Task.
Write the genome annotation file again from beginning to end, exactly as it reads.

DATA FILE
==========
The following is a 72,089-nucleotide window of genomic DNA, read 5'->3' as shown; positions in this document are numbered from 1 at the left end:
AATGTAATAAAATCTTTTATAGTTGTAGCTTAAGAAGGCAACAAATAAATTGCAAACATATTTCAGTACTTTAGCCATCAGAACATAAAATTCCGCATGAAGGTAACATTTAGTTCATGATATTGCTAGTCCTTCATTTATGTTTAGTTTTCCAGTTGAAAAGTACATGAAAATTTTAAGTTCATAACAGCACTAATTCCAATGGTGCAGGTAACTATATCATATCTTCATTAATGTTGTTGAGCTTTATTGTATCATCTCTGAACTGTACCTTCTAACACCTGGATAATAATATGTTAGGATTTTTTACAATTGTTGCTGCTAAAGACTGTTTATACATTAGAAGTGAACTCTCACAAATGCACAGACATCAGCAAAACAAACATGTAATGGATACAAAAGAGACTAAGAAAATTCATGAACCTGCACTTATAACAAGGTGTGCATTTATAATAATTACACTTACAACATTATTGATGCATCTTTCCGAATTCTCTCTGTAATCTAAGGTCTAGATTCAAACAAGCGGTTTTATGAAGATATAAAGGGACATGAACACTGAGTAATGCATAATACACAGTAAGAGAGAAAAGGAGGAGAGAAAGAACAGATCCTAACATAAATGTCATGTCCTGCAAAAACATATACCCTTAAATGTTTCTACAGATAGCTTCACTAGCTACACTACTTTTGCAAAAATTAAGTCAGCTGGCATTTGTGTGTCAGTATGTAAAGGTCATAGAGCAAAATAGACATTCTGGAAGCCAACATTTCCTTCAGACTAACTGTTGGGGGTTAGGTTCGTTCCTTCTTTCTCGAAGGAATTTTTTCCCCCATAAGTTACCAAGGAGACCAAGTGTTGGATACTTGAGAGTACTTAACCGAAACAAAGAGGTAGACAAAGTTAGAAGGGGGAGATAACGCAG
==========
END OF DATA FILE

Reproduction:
The following is a 72,089-nucleotide window of genomic DNA, read 5'->3' as shown; positions in this document are numbered from 1 at the left end:
AATGTAATAAAATCTTTTATAGTTGTAGCTTAAGAAGGCAACAAATAAATTGCAAACATATTTCAGTACTTTAGCCATCAGAACATAAAATTCCGCATGAAGGTAACATTTAGTTCATGATATTGCTAGTCCTTCATTTATGTTTAGTTTTCCAGTTGAAAAGTACATGAAAATTTTAAGTTCATAACAGCACTAATTCCAATGGTGCAGGTAACTATATCATATCTTCATTAATGTTGTTGAGCTTTATTGTATCATCTCTGAACTGTACCTTCTAACACCTGGATAATAATATGTTAGGATTTTTTACAATTGTTGCTGCTAAAGACTGTTTATACATTAGAAGTGAACTCTCACAAATGCACAGACATCAGCAAAACAAACATGTAATGGATACAAAAGAGACTAAGAAAATTCATGAACCTGCACTTATAACAAGGTGTGCATTTATAATAATTACACTTACAACATTATTGATGCATCTTTCCGAATTCTCTCTGTAATCTAAGGTCTAGATTCAAACAAGCGGTTTTATGAAGATATAAAGGGACATGAACACTGAGTAATGCATAATACACAGTAAGAGAGAAAAGGAGGAGAGAAAGAACAGATCCTAACATAAATGTCATGTCCTGCAAAAACATATACCCTTAAATGTTTCTACAGATAGCTTCACTAGCTACACTACTTTTGCAAAAATTAAGTCAGCTGGCATTTGTGTGTCAGTATGTAAAGGTCATAGAGCAAAATAGACATTCTGGAAGCCAACATTTCCTTCAGACTAACTGTTGGGGGTTAGGTTCGTTCCTTCTTTCTCGAAGGAATTTTTTCCCCCATAAGTTACCAAGGAGACCAAGTGTTGGATACTTGAGAGTACTTAACCGAAACAAAGAGGTAGACAAAGTTAGAAGGGGGAGATAACGCAG